So I was watching Iron Chef last week, and the challenging chef (who was of Indian Origin) made a dish he called a take-off of “Chicken 65″. He then went on to explain that while the dish varies widely depending on where you have it, the rumor is that it got it’s name from a chicken preparation in which the bird is cut up into 65 pieces. His certainly wasn’t that bountiful, and I wasn’t planning on staying true to the number either, but I was intrigued, and after looking at a number of drastically different “chicken 65″ recipes online, I compiled, and came up with my own Vegetarian version. This is not quite Vegan, but could easily become so, and I’ll include notes to that effect. It’s also generally red, but in looking at recipes, I realized that effect was coming from food coloring (in every instance) and I’m not into randomly coloring my food when it tastes just as good without.
1 recipe V’con Simple Seitan
1 teaspoon allspice
1 egg / 1 tbsp. energ-G
2 tsp. minced garlic
2 tsp. minced ginger
one small onion, sliced thin
1 teaspoon cayenne powder
2 tsp. all purpose flour
2 cups plain yogurt/soy yogurt
2 Jalapenos, minced w/seeds
2 tsp. corn starch
1 tsp. tandoori or garam masala
1 whole lime, squeezed
1 green onion, to garnish
1. Make the simple seitan recipe from V’con, but instead of making three large sections to boil, pull apart “nugget-sized” section from the mix, and drop those into the broth. Treat as usual.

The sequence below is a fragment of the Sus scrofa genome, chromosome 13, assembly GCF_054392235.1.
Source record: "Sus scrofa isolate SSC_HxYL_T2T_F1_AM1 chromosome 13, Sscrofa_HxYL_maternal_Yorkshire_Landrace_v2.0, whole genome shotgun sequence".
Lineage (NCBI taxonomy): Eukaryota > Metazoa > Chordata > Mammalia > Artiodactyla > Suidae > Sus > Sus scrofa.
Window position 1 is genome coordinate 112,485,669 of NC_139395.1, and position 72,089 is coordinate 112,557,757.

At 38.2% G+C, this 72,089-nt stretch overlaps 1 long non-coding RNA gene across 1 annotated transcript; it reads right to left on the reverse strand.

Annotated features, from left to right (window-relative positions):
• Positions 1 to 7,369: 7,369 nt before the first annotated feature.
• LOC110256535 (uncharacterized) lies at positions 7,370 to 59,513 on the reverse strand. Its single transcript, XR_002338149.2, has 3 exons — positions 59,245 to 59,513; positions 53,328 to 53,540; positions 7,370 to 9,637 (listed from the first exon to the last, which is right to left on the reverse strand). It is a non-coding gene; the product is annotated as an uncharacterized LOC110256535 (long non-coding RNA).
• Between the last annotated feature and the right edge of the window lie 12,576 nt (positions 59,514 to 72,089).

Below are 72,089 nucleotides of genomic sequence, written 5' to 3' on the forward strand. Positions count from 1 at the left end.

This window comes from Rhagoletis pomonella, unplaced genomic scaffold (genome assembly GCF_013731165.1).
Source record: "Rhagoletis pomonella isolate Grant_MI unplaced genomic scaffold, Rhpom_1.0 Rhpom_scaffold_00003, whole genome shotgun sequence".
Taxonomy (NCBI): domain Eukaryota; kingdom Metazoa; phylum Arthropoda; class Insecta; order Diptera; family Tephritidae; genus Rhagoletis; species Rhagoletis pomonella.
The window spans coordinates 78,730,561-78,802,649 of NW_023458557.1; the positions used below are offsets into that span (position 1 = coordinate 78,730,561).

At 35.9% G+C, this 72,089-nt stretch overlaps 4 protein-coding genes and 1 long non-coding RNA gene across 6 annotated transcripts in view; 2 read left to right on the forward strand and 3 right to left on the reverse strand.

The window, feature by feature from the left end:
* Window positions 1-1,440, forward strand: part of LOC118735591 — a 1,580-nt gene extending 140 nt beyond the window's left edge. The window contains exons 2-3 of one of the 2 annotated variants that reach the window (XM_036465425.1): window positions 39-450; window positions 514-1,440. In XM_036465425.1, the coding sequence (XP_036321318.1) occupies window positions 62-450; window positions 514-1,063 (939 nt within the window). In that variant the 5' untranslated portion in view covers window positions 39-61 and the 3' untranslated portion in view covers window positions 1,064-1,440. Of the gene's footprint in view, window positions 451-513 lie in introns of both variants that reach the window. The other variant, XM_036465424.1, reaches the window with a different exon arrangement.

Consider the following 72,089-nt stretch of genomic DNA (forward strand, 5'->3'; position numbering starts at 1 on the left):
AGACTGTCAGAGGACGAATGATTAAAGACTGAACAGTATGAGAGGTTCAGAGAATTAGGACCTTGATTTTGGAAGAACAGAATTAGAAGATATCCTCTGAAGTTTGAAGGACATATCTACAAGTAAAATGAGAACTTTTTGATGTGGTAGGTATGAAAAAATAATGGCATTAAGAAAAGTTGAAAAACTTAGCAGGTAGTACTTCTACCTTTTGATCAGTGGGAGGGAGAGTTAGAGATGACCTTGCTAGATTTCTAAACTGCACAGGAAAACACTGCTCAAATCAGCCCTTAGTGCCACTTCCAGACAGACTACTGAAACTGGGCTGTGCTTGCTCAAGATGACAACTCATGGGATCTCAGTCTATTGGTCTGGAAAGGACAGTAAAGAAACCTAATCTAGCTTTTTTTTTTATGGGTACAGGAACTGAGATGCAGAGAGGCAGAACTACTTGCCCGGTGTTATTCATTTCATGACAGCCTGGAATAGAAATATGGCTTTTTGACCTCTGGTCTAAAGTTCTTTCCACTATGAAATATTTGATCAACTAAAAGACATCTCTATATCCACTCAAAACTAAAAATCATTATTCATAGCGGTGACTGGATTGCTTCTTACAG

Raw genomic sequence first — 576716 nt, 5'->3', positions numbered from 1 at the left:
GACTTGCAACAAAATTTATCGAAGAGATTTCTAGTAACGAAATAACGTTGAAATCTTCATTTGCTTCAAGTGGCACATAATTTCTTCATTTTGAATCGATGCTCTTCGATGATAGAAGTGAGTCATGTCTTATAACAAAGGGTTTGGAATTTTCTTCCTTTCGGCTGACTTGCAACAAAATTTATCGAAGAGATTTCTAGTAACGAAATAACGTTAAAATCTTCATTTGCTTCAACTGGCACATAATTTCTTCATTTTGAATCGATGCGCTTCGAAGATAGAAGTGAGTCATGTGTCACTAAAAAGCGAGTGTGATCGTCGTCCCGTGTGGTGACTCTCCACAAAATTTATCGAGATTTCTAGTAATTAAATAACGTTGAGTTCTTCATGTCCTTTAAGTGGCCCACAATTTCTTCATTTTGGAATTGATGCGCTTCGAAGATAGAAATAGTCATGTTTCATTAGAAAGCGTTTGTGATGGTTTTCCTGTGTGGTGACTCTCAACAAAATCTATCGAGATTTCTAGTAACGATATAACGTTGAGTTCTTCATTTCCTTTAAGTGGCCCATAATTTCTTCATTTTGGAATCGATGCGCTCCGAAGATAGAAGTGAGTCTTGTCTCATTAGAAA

2. Mix cornstarch, flour, egg/energ-G, ginger, garlic, cayenne, and salt. Add about 1/4 cup water.
3. Combine Seitan and above batter, marinate 10-20 minutes.
4. Fry the seitan in peanut oil until crispy on all sides, and remove.
5. Leaving a little of the oil, add the minced jalapenos (I kept the seeds, if you like less spice, remove them), yogurt, masala, and onion. Mix and fry for about a minute, then reintroduce the seitan.
5. Fry everything for 4-5 minutes. Turn off the heart, add juice of one lime, more salt if needed, and garnish with green onion.
I can NOT extol the virtues of this dish enough, it was AMAZING. It has a solid heat to it, but is also perfectly balanced in terms of acid and salt. The seitan soaked up all the flavor of the marinade, and the yogurt gave the dish a perfect twang I couldn’t have predicted if I tried. In the history of recipes I’ve put together on my own, this was probably the best EVER. I ate it over picollini (mini-bowties), which is not very “traditional-Indian”, but what can I say, the guy in the Barilla Commercials is HOT. (Don’t worry, my boyfriend already knows he’s got competition)